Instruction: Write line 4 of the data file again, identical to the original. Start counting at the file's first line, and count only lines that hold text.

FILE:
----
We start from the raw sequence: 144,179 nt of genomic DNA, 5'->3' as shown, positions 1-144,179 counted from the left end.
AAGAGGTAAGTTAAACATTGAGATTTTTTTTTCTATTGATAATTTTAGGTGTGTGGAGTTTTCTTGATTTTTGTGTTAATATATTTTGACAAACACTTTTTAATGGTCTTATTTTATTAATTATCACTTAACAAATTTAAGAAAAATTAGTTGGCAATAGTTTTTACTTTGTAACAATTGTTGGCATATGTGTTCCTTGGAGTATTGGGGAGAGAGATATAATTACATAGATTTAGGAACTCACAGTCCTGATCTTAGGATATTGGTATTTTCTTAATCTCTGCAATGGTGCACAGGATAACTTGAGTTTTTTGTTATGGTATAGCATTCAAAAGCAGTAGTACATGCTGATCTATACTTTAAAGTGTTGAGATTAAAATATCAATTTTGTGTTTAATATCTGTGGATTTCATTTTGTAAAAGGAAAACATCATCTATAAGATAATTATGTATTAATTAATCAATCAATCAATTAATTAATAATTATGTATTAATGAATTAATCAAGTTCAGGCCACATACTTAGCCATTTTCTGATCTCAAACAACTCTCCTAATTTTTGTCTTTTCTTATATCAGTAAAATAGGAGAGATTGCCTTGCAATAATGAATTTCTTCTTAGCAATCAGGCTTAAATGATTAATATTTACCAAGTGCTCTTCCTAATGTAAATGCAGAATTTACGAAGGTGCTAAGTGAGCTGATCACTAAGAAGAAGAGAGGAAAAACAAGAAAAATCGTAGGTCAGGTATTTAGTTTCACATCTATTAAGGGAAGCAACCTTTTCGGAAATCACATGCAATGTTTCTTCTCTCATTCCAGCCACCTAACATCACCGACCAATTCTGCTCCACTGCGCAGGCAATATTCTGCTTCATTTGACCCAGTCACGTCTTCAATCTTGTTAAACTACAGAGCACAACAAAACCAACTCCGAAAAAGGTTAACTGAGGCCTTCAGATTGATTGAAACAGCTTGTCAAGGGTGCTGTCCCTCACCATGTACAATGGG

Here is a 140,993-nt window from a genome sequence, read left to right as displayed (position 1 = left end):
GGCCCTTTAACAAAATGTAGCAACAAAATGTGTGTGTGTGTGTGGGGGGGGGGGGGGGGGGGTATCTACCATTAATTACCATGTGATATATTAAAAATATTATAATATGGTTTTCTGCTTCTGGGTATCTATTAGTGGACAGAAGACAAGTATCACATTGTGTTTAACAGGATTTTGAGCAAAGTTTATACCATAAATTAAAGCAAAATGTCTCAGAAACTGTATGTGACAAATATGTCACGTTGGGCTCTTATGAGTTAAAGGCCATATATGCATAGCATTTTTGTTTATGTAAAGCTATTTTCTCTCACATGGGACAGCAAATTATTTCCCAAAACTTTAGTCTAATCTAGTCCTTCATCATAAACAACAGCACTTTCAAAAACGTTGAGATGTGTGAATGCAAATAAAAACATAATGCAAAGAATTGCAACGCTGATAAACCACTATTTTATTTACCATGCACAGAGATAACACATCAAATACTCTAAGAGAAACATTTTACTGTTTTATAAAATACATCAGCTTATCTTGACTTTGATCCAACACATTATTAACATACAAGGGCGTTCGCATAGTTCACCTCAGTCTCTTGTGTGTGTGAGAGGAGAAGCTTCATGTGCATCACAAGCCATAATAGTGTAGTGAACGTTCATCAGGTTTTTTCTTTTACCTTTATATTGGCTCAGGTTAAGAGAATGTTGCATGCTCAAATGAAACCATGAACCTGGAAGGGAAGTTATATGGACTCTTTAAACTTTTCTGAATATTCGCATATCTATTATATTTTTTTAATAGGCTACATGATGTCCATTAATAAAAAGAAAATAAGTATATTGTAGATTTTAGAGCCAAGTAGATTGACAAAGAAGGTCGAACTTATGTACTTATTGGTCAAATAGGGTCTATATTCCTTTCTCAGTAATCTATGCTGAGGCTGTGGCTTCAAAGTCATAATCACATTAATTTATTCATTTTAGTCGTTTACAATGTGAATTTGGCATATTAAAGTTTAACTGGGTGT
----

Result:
GGCCCTTTAACAAAATGTAGCAACAAAATGTGTGTGTGTGTGTGGGGGGGGGGGGGGGGGGGTATCTACCATTAATTACCATGTGATATATTAAAAATATTATAATATGGTTTTCTGCTTCTGGGTATCTATTAGTGGACAGAAGACAAGTATCACATTGTGTTTAACAGGATTTTGAGCAAAGTTTATACCATAAATTAAAGCAAAATGTCTCAGAAACTGTATGTGACAAATATGTCACGTTGGGCTCTTATGAGTTAAAGGCCATATATGCATAGCATTTTTGTTTATGTAAAGCTATTTTCTCTCACATGGGACAGCAAATTATTTCCCAAAACTTTAGTCTAATCTAGTCCTTCATCATAAACAACAGCACTTTCAAAAACGTTGAGATGTGTGAATGCAAATAAAAACATAATGCAAAGAATTGCAACGCTGATAAACCACTATTTTATTTACCATGCACAGAGATAACACATCAAATACTCTAAGAGAAACATTTTACTGTTTTATAAAATACATCAGCTTATCTTGACTTTGATCCAACACATTATTAACATACAAGGGCGTTCGCATAGTTCACCTCAGTCTCTTGTGTGTGTGAGAGGAGAAGCTTCATGTGCATCACAAGCCATAATAGTGTAGTGAACGTTCATCAGGTTTTTTCTTTTACCTTTATATTGGCTCAGGTTAAGAGAATGTTGCATGCTCAAATGAAACCATGAACCTGGAAGGGAAGTTATATGGACTCTTTAAACTTTTCTGAATATTCGCATATCTATTATATTTTTTTAATAGGCTACATGATGTCCATTAATAAAAAGAAAATAAGTATATTGTAGATTTTAGAGCCAAGTAGATTGACAAAGAAGGTCGAACTTATGTACTTATTGGTCAAATAGGGTCTATATTCCTTTCTCAGTAATCTATGCTGAGGCTGTGGCTTCAAAGTCATAATCACATTAATTTATTCATTTTAGTCGTTTACAATGTGAATTTGGCATATTAAAGTTTAACTGGGTGT